If you are in the middle of a divorce and your spouse passes away, it can cause a lot of confusion. Understanding what will happen with your marriage, your property, your children, and other things will help you to navigate this unusual situation. While we can certainly help you through the legal aspects of this event, we also recommend that you talk about the emotional aspects with a trusted friend or a professional. Having someone you were once married to, and are actively in the process of divorcing, pass away will often result in complex emotions that need to be worked out.
Will the Divorce Continue?
The simple answer is no. Divorce courts will not hear a case when one of the parties has died. As soon as you are able, you will want to have a ‘suggestion of death’ filed with the courts, which will notify them of your spouse’s passing and the divorce proceedings will end. At this point, you will be considered a widow or widower.
Will This Impact the Children?
Many people have a temporary child custody order in place until the divorce is finalized. If your spouse dies, the temporary order will become void, and you will immediately have full custody of your children. In situations where custody was being restricted due to allegations of abuse or other issues, the state Child Protective Services would need to file new papers with the courts if they believed it would be unsafe for the children to return to you.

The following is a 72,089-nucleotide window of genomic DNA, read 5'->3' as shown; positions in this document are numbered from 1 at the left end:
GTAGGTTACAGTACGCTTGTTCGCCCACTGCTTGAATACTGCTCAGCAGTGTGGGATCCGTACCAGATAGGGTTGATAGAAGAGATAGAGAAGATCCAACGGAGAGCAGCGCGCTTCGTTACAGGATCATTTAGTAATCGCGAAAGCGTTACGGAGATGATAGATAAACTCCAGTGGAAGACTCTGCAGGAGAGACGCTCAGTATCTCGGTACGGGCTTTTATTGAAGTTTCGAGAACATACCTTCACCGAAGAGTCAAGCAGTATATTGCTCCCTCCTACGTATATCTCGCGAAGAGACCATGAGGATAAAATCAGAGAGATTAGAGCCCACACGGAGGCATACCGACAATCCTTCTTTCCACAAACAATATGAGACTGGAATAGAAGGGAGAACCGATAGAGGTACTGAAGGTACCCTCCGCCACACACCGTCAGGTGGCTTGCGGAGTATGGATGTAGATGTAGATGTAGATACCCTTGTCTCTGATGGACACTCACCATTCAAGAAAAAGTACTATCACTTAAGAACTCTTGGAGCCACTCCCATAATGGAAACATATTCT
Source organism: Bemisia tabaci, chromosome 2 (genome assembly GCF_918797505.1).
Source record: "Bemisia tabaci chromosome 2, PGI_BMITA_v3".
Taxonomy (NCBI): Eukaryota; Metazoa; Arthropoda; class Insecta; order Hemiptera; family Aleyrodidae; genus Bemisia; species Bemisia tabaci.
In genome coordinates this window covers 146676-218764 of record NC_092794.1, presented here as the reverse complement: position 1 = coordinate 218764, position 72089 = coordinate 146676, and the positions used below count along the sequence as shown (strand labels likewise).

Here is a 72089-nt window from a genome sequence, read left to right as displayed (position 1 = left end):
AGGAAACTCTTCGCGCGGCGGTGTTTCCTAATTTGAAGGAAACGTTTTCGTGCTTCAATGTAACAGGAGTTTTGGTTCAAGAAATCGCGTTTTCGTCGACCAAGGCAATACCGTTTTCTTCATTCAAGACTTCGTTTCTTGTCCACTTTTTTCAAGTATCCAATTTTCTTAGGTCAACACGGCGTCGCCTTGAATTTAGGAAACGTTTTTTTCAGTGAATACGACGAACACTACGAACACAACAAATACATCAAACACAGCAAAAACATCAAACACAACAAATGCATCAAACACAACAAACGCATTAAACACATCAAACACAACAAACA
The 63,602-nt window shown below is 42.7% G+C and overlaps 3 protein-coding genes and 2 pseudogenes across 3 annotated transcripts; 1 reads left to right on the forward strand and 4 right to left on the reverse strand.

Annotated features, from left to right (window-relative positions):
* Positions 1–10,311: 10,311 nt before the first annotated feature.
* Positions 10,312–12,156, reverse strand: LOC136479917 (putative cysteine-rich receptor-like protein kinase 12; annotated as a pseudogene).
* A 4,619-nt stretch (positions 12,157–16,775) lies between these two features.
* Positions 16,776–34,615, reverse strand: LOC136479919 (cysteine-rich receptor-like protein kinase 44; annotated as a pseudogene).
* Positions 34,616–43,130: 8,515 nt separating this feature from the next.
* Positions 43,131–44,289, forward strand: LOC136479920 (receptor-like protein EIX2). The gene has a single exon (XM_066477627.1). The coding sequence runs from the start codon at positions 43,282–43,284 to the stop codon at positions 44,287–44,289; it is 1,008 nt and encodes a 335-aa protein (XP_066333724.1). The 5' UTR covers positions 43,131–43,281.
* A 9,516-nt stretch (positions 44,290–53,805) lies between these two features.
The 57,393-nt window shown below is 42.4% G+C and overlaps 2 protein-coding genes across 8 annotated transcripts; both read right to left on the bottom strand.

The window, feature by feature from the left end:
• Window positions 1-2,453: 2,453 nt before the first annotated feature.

The siblings and parents of your deceased spouse will have to talk with you about what, if any, time they will be able to spend with your children. In Florida, grandparents do not have any legal visitation rights in most cases. You will need to look at what is in the best interests of your children to determine how you want these relationships to develop.
What Happens to Marital Assets?
Unless you already executed a marital settlement agreement, which is a binding contract, all the marital assets that were being divided up during the divorce will become your sole property. If you had to move out of your home during the divorce, you will be able to move back in and maintain ownership of it. If your spouse had purchased a car in their own name after the divorce had started, you would not be legally obligated to honor that purchase in most cases. If you signed a marital settlement agreement before your spouse passed away and before the court could hold a final hearing, that contract is binding on you. If you waived your interest in your spouse’s estate, you will be held to that in a probate action.
We are Here to Help
Just because the courts will end the divorce process when your spouse dies does not mean that all your legal challenges will be over. In some cases, adult children or relatives of your spouse will want inheritance that they would have gotten had the divorce been finalized. While this is undoubtedly a difficult situation, there is a happy life waiting for you. Our trusted Legal Team provides bilingual legal services in Broward and Miami-Dade counties. We handle all financial aspects of Florida Divorces, including Mediation, Postnuptial Agreements, and Asset Protection.